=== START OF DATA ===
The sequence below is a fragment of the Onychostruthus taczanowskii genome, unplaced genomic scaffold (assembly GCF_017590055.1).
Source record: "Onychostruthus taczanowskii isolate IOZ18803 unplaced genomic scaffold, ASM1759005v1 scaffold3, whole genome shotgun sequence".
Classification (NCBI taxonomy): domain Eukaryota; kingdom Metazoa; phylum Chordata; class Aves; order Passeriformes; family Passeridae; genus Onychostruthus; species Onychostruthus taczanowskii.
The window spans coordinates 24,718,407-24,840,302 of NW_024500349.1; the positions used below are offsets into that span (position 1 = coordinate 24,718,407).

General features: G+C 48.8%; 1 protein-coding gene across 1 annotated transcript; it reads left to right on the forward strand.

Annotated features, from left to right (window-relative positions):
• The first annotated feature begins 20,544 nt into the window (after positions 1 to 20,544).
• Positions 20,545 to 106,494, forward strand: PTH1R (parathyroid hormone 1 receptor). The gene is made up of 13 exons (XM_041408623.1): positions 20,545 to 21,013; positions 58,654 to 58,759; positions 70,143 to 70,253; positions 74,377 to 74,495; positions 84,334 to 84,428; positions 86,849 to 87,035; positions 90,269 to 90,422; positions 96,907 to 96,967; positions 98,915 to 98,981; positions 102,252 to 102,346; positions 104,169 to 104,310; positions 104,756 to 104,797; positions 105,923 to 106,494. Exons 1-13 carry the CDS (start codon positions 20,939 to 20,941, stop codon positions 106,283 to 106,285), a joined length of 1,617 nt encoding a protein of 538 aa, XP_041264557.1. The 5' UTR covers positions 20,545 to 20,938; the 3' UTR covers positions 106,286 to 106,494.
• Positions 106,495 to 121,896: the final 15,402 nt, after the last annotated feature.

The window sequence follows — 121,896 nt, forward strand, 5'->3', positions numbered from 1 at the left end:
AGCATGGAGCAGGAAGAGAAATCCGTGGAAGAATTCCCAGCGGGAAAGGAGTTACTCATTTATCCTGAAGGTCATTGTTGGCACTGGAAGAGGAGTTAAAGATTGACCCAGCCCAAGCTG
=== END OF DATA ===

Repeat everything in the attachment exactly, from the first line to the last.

The sequence below is a fragment of the Onychostruthus taczanowskii genome, unplaced genomic scaffold (assembly GCF_017590055.1).
Source record: "Onychostruthus taczanowskii isolate IOZ18803 unplaced genomic scaffold, ASM1759005v1 scaffold3, whole genome shotgun sequence".
Classification (NCBI taxonomy): domain Eukaryota; kingdom Metazoa; phylum Chordata; class Aves; order Passeriformes; family Passeridae; genus Onychostruthus; species Onychostruthus taczanowskii.
The window spans coordinates 24,718,407-24,840,302 of NW_024500349.1; the positions used below are offsets into that span (position 1 = coordinate 24,718,407).

General features: G+C 48.8%; 1 protein-coding gene across 1 annotated transcript; it reads left to right on the forward strand.

Annotated features, from left to right (window-relative positions):
• The first annotated feature begins 20,544 nt into the window (after positions 1 to 20,544).
• Positions 20,545 to 106,494, forward strand: PTH1R (parathyroid hormone 1 receptor). The gene is made up of 13 exons (XM_041408623.1): positions 20,545 to 21,013; positions 58,654 to 58,759; positions 70,143 to 70,253; positions 74,377 to 74,495; positions 84,334 to 84,428; positions 86,849 to 87,035; positions 90,269 to 90,422; positions 96,907 to 96,967; positions 98,915 to 98,981; positions 102,252 to 102,346; positions 104,169 to 104,310; positions 104,756 to 104,797; positions 105,923 to 106,494. Exons 1-13 carry the CDS (start codon positions 20,939 to 20,941, stop codon positions 106,283 to 106,285), a joined length of 1,617 nt encoding a protein of 538 aa, XP_041264557.1. The 5' UTR covers positions 20,545 to 20,938; the 3' UTR covers positions 106,286 to 106,494.
• Positions 106,495 to 121,896: the final 15,402 nt, after the last annotated feature.

The window sequence follows — 121,896 nt, forward strand, 5'->3', positions numbered from 1 at the left end:
AGCATGGAGCAGGAAGAGAAATCCGTGGAAGAATTCCCAGCGGGAAAGGAGTTACTCATTTATCCTGAAGGTCATTGTTGGCACTGGAAGAGGAGTTAAAGATTGACCCAGCCCAAGCTG